Annie Dillard wrote, “How we spend our days is, of course, how we spend our lives.” On the first of each month, Catching Days hosts a guest writer in the series, “How We Spend Our Days.” Today, please welcome writer Sybil Baker:

Spring semester has ended, and my summer break has officially begun. After a restorative week at the beach, this morning marks the first official day of, in the venerable Sugar’s words, writing like a motherfucker.

Last night I had big plans for today, which I’d hoped would set the tone for the rest of my summer: wake up at 7:00 (or earlier), go to yoga at 8:30, return home and spend the rest of the day writing, check email and FB in the afternoon, then relax and watch a movie with my husband Rowan or read in bed until I fall asleep.

I’m so confident in my theoretical summer schedule that I don’t set the alarm. I wake up at 8:25, which means that I will miss my yoga class, but lucky me, there’s one at noon. Rowan and I start the morning with our usual routine—drinking black coffee in bed (anyone remember the Squeeze song?), listening to music, and chatting about the upcoming day.

Then I get up and work on a new novel I started a few weeks ago. I’m committed to writing the first draft longhand, so I situate myself on my chaise longue, which offers a view of the rail yard and mountains across the street. I write a few pages, but then convince myself I need to get on the computer. My book launch party for Into This World is a week and a half away, so I send out Evite and Facebook reminders, respond to emails, follow up on possible reviews and potential reading venues, make sure the press release gets out to the right places, and other seemingly endless tasks associated with launching a new book. Then it’s time to exercise.

Yoga class is relaxing and my mind begins to wander. I recall that I have an interview about Into This World at WUTC (our local NPR affiliate) sometime this week. Practicing the yogic philosophy of nonattachment, I allow the thought to float away. After class, de-stressed and ready for a sauna and long shower, I do an unyoga thing and check my email on my cell phone. Google Calendar informs me that the WUTC interview is today at 1:00. It’s 1:05. I text the interviewer, apologize and tell him I’ll be there at 1:20. Then I take a “guy” shower, rinsing off in seconds so I don’t smell too awful, and rush to the studio. Luckily, I know the interviewer and have never been late before, so even though I arrive at 1:20, stressed and unprepared (I don’t even have a copy of my book to read from), Mike, the interviewer, is even more calming and laid back than my yoga teacher. We talk, I stumble through a passage that he pulls from his ARC pdf of the book, and even though I sound like a stammering fool, I know that Mike will work his magic as he has every time he’s interviewed me, ensuring I won’t sound like a complete idiot.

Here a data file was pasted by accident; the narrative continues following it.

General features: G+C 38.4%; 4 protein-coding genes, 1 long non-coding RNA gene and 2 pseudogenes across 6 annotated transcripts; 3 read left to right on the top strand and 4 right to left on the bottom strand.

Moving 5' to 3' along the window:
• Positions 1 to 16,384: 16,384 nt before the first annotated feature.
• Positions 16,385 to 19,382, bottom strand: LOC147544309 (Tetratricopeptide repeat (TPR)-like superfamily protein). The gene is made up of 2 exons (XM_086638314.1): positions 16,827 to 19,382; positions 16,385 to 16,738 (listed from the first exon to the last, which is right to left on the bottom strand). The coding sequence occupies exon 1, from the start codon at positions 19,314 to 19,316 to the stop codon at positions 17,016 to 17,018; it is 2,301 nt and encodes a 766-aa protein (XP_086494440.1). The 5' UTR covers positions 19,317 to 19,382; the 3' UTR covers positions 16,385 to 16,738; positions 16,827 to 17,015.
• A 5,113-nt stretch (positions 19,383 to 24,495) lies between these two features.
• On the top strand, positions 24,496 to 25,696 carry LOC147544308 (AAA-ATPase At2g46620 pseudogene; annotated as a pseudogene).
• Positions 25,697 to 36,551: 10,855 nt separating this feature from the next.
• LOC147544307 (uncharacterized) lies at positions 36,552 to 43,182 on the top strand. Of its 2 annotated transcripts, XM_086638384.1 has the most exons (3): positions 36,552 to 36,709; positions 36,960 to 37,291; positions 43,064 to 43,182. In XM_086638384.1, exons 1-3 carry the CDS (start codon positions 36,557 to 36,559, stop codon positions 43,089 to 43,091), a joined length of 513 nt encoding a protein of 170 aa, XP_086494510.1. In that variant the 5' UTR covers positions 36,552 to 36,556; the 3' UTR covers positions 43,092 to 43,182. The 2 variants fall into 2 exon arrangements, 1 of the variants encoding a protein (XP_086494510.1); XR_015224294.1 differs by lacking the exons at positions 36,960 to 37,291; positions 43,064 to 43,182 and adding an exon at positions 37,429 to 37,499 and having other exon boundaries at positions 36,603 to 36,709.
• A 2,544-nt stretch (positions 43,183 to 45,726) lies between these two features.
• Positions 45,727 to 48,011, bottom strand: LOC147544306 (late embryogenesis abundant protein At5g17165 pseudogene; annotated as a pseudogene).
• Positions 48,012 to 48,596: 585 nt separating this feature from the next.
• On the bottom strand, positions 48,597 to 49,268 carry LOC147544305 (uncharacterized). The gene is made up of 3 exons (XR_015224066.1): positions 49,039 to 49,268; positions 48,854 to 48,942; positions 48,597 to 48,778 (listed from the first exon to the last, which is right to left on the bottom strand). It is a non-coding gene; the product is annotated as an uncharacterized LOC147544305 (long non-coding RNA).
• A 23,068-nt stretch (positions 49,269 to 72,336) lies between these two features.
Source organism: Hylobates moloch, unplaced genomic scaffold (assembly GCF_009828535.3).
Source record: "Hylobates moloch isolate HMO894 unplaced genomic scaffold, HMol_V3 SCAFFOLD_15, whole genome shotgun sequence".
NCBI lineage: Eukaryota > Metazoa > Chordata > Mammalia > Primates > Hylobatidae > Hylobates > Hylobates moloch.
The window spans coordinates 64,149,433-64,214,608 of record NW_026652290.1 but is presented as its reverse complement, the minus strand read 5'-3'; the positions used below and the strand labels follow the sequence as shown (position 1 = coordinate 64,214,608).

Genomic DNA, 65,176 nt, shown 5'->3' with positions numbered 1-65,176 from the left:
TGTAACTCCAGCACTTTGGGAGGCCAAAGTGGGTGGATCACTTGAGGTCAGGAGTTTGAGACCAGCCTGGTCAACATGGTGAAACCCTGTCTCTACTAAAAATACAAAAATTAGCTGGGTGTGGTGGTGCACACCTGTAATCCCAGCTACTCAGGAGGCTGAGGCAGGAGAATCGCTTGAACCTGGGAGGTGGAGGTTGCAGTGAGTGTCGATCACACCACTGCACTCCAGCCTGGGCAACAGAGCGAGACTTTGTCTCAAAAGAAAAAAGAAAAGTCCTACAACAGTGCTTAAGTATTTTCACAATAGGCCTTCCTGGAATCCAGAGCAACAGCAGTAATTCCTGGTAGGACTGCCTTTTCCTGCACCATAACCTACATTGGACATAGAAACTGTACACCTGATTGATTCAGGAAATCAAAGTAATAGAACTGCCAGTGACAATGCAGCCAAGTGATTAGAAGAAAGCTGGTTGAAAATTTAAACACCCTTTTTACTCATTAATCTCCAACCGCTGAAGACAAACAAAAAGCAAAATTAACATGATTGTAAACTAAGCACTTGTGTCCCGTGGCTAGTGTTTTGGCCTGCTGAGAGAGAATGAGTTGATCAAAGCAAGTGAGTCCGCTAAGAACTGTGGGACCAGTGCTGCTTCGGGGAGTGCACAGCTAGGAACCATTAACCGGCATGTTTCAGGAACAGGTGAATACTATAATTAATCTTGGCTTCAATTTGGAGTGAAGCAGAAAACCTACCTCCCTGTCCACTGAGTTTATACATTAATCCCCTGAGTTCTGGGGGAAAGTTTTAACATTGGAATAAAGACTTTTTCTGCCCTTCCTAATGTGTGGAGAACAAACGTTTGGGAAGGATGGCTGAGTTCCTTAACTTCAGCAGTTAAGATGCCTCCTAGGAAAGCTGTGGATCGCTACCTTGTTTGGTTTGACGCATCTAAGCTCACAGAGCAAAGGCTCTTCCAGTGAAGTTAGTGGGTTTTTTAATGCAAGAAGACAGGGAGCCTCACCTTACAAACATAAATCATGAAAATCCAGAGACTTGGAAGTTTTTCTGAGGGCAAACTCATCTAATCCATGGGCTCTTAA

After the interview, I take some camera equipment I purchased to the English department (don’t ask, it’s a university thing) to be tagged. The tagging takes longer than expected, so I hang in the department office and chat with our head about my book launch and his rock band while I wait to get my camera back.

I don’t get home until after 3:00. Even though it’s summer, the “to-do” list remains long: I still have student work to give feedback on, and as fiction editor of Drunken Boat, stories to assign and review. I spend more time than I think I should trying to get an idea of how many people plan to come to the book launch so I know how much wine to buy and how many books the folks at Winder Binder Gallery & Bookstore should order.

I discover Pretty in Pink is on streaming, so we watch it after dinner. I haven’t seen the movie since it came out in 1986; Rowan, a South African, who has never even seen a single John Hughes movie, enjoys it well enough. (Was Molly Ringwald’s compulsive lip biting as annoying to me back then? And why did I have such a crush on milquetoast Andrew McCarthy? I’m mystified at my former self). We get ready for bed and I start Ron Rash’s The Cove. Before falling asleep, I set my alarm, promising myself that I’ll make it to 8:30 yoga, that I’ll spend less time on social media and more time on my new novel. After all, tomorrow is another day.

Confrontation by Hughie Lee-Smith
–the inspiration for Into This World–


1. What is the best book you’ve read in the last few months and how did you choose it?

  • In addition to Edith Pearlman’s Binocular Vision (my vote for the unawarded 2011 Pulitzer), I loved Krys Lee’s Drifting House. Since I lived in Korea for twelve years and my new novel takes place there, I’d been looking forward to reading Lee’s debut story collection and was not disappointed.

2. Would you give us one little piece of writing advice?

  • Besides the oft-repeated read, read, read, I think it’s important to avoid the “if only” trap. “If only I could get a short story published” will inevitably morph into “if only I could get published in x magazine,” which will morph into “be nominated for a Pushcart,” which will morph into “win a Pushcart” and then to “win a Pulitzer” and on and on it goes, sapping your energy and blocking your writing. Someone told me that one writer she knew, having won the Nobel Prize, is now obsessed with his place in the canon. Do not feed the “if only”—it will always hunger for more.

3. What is your strangest reading or writing habit?

  • This isn’t really a habit, but I think it’s strange. When I’m working on a project and not writing enough, my writing (left) hand throbs. I’m sure it’s psychosomatic, but sometimes the throbbing will wake me up at night. It’s not a painful throbbing, but more like a blocked energy throbbing. The only thing I can do to get rid of it is to write. Not write well or write beautifully, but just write.


By Sybil Baker: